Mitophagy in hypertension-mediated organ damage

Front Cardiovasc Med. 2024 Jan 4:10:1309863. doi: 10.3389/fcvm.2023.1309863. eCollection 2023.


Hypertension constitutes a pervasive chronic ailment on a global scale, frequently inflicting damage upon vital organs, such as the heart, blood vessels, kidneys, brain, and others. And this is a complex clinical dilemma that requires immediate attention. The mitochondria assume a crucial function in the generation of energy, and it is of utmost importance to eliminate any malfunctioning or surplus mitochondria to uphold intracellular homeostasis. Mitophagy is considered a classic example of selective autophagy, an important component of mitochondrial quality control, and is closely associated with many physiological and pathological processes. The ubiquitin-dependent pathway, facilitated by PINK1/Parkin, along with the ubiquitin-independent pathway, orchestrated by receptor proteins such as BNIP3, NIX, and FUNDC1, represent the extensively investigated mechanisms underlying mitophagy. In recent years, research has increasingly shown that mitophagy plays an important role in organ damage associated with hypertension. Exploring the molecular mechanisms of mitophagy in hypertension-mediated organ damage could represent a critical avenue for future research in the development of innovative therapeutic modalities. Therefore, this article provides a comprehensive review of the impact of mitophagy on organ damage due to hypertension.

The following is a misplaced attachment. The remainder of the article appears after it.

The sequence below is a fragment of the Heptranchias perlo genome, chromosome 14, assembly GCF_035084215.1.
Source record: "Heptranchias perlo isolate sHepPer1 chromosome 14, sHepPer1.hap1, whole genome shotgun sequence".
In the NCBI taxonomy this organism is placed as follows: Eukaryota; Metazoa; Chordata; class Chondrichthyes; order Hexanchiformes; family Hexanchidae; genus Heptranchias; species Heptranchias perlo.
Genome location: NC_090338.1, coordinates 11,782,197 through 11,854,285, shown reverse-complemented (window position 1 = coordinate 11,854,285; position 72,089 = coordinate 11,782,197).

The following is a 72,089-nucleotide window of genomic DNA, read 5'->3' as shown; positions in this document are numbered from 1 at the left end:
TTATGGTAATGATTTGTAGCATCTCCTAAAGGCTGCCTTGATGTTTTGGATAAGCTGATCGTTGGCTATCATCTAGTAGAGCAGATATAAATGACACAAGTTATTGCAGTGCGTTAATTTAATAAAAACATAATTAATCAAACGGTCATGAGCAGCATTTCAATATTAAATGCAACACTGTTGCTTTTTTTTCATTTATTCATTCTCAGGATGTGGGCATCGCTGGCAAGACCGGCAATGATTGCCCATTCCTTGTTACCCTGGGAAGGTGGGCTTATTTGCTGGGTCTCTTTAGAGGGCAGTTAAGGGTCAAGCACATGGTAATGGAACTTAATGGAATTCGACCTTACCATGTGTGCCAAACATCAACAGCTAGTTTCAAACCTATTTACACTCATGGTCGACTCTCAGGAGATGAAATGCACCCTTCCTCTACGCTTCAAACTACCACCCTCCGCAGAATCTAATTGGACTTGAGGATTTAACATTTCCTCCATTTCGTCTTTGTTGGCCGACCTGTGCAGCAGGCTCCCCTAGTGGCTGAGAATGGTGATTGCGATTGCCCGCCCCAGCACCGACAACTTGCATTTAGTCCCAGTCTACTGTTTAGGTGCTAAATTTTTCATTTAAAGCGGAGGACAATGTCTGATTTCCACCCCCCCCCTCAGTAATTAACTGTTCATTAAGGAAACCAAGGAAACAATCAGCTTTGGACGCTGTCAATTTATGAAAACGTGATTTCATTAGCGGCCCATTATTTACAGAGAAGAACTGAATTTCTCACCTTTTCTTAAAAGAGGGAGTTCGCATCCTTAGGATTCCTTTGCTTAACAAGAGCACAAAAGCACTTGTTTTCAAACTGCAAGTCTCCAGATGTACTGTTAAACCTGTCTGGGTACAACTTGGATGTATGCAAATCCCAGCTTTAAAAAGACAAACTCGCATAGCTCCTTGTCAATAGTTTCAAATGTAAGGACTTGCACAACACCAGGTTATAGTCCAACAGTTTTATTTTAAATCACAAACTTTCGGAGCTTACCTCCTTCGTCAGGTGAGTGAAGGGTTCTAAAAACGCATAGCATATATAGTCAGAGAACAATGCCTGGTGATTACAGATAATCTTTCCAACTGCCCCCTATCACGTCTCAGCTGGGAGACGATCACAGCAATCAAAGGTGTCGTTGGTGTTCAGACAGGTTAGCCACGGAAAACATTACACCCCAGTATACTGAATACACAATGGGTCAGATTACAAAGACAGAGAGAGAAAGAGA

Keywords: hypertension; mitochondria; mitochondrial quality control; mitophagy; organ damage.

Publication types

  • Review

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The author(s) declare financial support was received for the research, authorship, and/or publication of this article.